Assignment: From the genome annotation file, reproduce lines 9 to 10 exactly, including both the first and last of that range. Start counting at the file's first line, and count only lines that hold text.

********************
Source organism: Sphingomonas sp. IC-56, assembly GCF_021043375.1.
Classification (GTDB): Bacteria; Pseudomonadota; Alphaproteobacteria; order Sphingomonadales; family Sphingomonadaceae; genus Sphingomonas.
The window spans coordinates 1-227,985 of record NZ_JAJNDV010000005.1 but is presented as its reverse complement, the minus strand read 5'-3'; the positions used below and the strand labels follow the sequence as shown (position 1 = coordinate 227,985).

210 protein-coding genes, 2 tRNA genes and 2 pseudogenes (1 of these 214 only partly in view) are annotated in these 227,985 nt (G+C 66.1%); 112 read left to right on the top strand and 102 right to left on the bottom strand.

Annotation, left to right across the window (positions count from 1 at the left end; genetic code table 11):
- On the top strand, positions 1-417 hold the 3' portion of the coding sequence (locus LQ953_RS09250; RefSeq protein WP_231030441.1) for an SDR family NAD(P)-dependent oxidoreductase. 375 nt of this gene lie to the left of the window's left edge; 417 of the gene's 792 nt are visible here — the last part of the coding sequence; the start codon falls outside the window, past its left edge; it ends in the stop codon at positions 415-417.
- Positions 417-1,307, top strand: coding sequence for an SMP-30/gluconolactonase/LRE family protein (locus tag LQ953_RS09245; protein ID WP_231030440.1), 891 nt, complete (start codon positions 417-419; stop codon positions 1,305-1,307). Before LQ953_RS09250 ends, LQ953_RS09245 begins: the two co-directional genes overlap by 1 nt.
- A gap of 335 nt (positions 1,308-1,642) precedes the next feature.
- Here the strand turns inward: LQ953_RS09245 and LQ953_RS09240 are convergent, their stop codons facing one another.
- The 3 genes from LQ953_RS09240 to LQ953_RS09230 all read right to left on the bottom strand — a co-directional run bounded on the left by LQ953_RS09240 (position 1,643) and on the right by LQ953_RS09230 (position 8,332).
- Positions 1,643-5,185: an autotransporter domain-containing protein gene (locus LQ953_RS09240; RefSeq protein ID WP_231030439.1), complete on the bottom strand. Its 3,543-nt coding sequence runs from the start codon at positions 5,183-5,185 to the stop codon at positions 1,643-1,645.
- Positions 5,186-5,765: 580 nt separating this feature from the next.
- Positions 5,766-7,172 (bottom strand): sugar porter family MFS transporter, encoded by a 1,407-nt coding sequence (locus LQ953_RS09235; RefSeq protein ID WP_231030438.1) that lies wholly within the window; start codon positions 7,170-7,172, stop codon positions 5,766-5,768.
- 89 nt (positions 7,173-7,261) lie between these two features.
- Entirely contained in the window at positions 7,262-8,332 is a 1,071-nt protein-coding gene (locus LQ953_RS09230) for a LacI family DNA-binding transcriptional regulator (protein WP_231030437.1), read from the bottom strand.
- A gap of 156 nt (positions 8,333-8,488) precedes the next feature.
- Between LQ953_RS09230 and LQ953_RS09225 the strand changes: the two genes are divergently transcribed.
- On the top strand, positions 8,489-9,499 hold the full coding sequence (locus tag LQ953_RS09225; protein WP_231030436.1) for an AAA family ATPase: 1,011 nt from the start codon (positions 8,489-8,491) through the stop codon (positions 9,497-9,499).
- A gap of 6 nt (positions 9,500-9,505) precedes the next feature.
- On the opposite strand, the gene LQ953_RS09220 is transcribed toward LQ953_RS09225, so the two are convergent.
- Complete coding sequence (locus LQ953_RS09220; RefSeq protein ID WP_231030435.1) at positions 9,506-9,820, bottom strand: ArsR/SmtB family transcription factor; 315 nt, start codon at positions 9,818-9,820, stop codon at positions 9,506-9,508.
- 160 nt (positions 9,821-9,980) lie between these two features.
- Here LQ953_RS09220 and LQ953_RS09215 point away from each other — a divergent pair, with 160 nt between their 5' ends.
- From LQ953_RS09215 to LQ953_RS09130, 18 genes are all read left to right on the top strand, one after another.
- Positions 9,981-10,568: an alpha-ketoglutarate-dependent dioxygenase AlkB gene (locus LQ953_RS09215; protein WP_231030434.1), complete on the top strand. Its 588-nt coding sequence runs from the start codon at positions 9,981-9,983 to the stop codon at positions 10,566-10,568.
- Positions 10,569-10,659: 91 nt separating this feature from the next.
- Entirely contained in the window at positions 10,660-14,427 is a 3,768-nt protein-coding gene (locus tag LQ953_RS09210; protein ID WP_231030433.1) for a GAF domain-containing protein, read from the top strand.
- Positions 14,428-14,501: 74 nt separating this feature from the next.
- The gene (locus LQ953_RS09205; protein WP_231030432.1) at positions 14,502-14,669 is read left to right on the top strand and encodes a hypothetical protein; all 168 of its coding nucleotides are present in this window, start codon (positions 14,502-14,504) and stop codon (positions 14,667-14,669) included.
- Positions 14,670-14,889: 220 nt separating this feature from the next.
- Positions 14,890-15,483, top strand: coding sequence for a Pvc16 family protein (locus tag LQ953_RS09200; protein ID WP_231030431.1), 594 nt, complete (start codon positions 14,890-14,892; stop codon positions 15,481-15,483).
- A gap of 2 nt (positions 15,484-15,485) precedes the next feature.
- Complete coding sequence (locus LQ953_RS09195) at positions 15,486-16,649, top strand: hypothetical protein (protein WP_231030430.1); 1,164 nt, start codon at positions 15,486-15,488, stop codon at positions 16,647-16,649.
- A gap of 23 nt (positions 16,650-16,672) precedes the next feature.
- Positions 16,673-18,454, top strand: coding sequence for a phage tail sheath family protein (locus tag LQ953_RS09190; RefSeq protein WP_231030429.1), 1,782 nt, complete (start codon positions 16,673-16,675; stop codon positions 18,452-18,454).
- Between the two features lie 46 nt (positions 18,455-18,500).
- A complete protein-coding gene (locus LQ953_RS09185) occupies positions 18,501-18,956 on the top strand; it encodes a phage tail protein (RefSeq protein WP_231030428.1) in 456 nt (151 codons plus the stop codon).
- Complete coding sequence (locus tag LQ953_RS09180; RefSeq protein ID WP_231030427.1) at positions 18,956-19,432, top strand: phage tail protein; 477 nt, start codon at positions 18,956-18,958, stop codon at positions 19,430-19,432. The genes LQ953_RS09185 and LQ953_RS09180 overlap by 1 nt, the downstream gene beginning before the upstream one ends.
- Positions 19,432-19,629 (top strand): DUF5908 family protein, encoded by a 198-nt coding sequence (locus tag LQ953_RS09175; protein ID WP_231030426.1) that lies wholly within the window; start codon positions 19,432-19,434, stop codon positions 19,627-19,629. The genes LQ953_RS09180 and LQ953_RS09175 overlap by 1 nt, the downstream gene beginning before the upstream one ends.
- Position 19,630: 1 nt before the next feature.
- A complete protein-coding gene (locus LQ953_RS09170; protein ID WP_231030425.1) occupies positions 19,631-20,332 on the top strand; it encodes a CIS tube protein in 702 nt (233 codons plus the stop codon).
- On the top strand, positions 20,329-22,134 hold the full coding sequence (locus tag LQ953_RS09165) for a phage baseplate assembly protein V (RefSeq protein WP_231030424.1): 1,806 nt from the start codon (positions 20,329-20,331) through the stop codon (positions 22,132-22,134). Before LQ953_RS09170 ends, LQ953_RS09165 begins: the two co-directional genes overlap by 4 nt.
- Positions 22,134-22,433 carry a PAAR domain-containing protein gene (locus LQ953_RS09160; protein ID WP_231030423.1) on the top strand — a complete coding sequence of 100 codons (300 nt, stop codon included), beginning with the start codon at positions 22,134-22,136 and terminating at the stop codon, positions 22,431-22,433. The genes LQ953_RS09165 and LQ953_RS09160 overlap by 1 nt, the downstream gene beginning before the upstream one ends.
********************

- Here the strand turns inward: LQ953_RS09245 and LQ953_RS09240 are convergent, their stop codons facing one another.
- The 3 genes from LQ953_RS09240 to LQ953_RS09230 all read right to left on the bottom strand — a co-directional run bounded on the left by LQ953_RS09240 (position 1,643) and on the right by LQ953_RS09230 (position 8,332).